Rep. Sherman: Parts of email suggested threat was not credible
Craig Clough | December 16, 2015
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Rep. Brad Sherman (D-Los Angeles) issued a statement today that released more details from the email threat that closed all of LA Unified schools yesterday. He also explained why authorities in Los Angeles and New York ultimately reached the same conclusion, that the threat was not credible.
The full wording of the email has not yet been released, but Sherman and several leaders in both cities have publicly discussed some of the details. The decision to close all LA Unified schools has become controversial in light of New York schools’ receiving a similar threat, with city officials deciding to keep schools open — while openly criticizing LA leaders.
Sherman, who represents parts of the San Fernando Valley and is also the former chair of the House Subcommittee on Terrorism and a senior member of House Foreign Affairs Committee, pointed out that the emailer claimed to have 32 accomplices in Los Angeles, while in the slightly different email to New York, claimed to have 138 accomplices.
“To think that there would be a conspiracy in Los Angeles involving 33 individuals, including the email author, without the federal government having at least heard enough to raise the threat level is somewhat unlikely,” Sherman said. “To think that there would be a conspiracy in the New York area involved 139 active shooters ready to act on a single day, all without the federal government at least raising the threat level, is not credible at all.”
While the emailer claimed to be a student of the “Los Angeles Unified district,” which is terminology that someone familiar with the Los Angeles schools would use, the emailer also claimed to be a student of the “New York City School District,” which is not terminology someone familiar with NY schools would use, Sherman said.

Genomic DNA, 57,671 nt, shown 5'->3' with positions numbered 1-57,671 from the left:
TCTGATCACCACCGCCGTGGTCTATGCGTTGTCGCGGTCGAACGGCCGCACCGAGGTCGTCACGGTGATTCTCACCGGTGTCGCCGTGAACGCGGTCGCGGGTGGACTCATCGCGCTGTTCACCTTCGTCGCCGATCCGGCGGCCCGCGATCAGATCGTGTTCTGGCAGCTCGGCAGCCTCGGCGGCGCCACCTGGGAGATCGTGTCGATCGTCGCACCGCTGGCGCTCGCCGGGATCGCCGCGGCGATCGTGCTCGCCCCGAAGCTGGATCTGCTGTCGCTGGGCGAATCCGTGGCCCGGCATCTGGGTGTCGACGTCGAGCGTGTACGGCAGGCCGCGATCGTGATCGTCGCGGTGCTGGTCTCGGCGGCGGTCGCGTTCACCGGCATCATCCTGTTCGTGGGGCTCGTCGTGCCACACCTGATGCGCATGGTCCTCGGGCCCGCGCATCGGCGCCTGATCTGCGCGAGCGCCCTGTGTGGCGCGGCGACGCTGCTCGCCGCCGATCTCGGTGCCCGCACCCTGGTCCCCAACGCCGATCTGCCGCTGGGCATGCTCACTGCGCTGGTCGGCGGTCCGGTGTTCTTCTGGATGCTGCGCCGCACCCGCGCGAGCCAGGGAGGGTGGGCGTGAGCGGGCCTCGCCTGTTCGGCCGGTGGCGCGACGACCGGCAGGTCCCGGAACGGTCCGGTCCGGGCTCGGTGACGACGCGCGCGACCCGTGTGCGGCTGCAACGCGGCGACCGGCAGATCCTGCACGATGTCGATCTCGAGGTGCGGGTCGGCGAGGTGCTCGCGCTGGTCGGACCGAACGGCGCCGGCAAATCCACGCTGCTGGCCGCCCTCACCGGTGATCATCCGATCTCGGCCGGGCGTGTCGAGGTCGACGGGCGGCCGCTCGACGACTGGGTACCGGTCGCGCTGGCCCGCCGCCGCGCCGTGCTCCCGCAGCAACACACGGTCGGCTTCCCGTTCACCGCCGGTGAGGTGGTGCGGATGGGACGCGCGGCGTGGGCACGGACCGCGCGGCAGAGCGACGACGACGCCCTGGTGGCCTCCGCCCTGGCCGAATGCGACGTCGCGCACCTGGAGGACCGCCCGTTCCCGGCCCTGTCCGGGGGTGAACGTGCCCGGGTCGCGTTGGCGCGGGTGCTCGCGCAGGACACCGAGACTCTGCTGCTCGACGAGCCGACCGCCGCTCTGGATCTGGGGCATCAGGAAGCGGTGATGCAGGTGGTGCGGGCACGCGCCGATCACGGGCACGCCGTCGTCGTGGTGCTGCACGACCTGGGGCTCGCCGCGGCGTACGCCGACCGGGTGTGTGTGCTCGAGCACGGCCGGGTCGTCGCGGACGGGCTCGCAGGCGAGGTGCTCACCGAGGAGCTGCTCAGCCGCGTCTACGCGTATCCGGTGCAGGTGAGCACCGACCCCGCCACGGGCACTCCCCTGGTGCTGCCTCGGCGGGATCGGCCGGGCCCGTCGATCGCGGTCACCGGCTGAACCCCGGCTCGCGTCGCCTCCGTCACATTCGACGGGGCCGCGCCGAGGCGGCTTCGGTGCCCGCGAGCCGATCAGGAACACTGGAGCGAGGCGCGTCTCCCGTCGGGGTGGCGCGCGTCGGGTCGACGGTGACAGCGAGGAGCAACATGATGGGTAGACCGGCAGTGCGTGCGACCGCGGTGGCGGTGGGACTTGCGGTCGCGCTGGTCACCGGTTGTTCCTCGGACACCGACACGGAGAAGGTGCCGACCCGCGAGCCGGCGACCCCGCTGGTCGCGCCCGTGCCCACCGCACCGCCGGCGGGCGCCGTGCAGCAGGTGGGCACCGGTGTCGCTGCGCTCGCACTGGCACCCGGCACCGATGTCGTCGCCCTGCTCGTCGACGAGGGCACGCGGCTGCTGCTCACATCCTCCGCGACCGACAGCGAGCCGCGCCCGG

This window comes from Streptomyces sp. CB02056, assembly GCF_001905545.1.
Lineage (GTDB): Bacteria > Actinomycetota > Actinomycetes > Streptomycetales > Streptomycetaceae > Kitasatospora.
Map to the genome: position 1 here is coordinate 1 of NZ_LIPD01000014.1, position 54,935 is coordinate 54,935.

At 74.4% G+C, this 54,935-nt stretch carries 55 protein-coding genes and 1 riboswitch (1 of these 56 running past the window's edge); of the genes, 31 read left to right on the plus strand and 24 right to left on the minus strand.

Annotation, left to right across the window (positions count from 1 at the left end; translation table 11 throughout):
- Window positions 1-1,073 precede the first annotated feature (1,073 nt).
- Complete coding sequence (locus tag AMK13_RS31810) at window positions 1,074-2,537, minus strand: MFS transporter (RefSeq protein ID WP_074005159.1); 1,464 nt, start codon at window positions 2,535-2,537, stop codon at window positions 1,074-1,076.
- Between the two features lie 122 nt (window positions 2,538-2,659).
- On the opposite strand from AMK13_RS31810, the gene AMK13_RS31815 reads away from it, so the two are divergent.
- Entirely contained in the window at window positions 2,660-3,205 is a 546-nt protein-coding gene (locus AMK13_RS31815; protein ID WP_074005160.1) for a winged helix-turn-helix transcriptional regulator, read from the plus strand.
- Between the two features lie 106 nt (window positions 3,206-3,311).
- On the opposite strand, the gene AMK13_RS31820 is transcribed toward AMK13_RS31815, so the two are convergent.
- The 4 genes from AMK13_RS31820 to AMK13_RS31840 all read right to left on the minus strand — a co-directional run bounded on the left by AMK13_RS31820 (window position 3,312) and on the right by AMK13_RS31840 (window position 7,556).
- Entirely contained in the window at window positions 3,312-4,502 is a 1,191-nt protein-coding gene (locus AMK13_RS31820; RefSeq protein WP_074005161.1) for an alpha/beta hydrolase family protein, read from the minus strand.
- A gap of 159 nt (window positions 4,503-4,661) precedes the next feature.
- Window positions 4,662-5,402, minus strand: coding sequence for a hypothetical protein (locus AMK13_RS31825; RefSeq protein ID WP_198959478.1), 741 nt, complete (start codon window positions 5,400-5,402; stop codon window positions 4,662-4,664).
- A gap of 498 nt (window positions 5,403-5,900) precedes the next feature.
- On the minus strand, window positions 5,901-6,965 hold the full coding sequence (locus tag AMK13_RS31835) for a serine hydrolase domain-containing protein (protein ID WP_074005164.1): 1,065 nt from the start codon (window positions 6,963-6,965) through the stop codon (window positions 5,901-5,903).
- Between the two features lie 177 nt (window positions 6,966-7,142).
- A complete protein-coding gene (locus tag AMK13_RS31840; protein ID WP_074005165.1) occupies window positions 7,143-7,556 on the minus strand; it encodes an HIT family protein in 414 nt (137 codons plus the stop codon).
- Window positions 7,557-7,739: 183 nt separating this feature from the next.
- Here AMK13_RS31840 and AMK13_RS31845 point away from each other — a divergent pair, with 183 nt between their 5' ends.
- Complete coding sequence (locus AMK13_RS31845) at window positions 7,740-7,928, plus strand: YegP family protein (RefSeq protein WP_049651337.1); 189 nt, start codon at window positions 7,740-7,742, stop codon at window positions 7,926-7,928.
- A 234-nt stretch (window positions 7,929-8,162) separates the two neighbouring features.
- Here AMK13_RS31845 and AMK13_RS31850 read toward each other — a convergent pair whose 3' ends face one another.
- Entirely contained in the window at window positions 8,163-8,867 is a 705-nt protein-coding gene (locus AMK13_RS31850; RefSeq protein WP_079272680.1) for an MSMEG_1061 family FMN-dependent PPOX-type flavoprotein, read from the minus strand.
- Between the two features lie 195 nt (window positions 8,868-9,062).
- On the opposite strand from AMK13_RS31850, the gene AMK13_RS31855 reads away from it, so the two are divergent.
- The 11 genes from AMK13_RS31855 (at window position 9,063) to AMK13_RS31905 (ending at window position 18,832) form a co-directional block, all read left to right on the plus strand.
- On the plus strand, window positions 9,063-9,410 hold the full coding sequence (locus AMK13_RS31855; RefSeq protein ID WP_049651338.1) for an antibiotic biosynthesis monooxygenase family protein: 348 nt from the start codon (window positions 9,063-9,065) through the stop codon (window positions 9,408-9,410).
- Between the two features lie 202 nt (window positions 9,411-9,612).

Sherman also said there are three reasons to believe the emailer is not a devout Muslim as was claimed:
- The Los Angeles email says it is “from” an email name that includes an obscene word for a body part. No devout Muslim, nor a Muslim extremist claiming to be devout, would use such an email name.
- The email contains several typos but most significantly fails on one occasion to capitalize the word “Allah.” A devout Muslim, or an extremist Muslim claiming to be devout, would be careful to capitalize the word “Allah.”
- The email does not read like any of the missives from Islamic extremists. It does not quote any portion of the Quran nor allude to any incident in the life of Muhammad. The author of the email does not demonstrate any understanding of Islam.
Sherman also said the emailer claimed to have nerve gas, which he said is not credible.
When discussing the email with reporters, NYPD Commissioner Bill Bratton joked that he thought the author was a fan of the Showtime television series “Homeland,” which was likely a reference to the threat of nerve gas. This season of the show, which concludes on Sunday, involves terrorists attempting to release nerve gas in Berlin while issuing advance warnings through the media.
“In reviewing it, I think the instigator of the threat may be a ‘Homeland’ fan … it [the threats made] mirrors a lot of the recent episodes of ‘Homeland,'” Bratton said, according to the New York Post.
Sherman’s statement also said the decision faced by LA officials and New York officials was not on an equal level. LA received the threat several hours before New York, making it easier for New York officials to conduced the email was not credible.
Sherman also said, “Just because some portions of each email appear to be false does not mean that school officials could conclude that all of the assertions in the email are false, nor could they assume there was not some plot to kill some students at some schools.”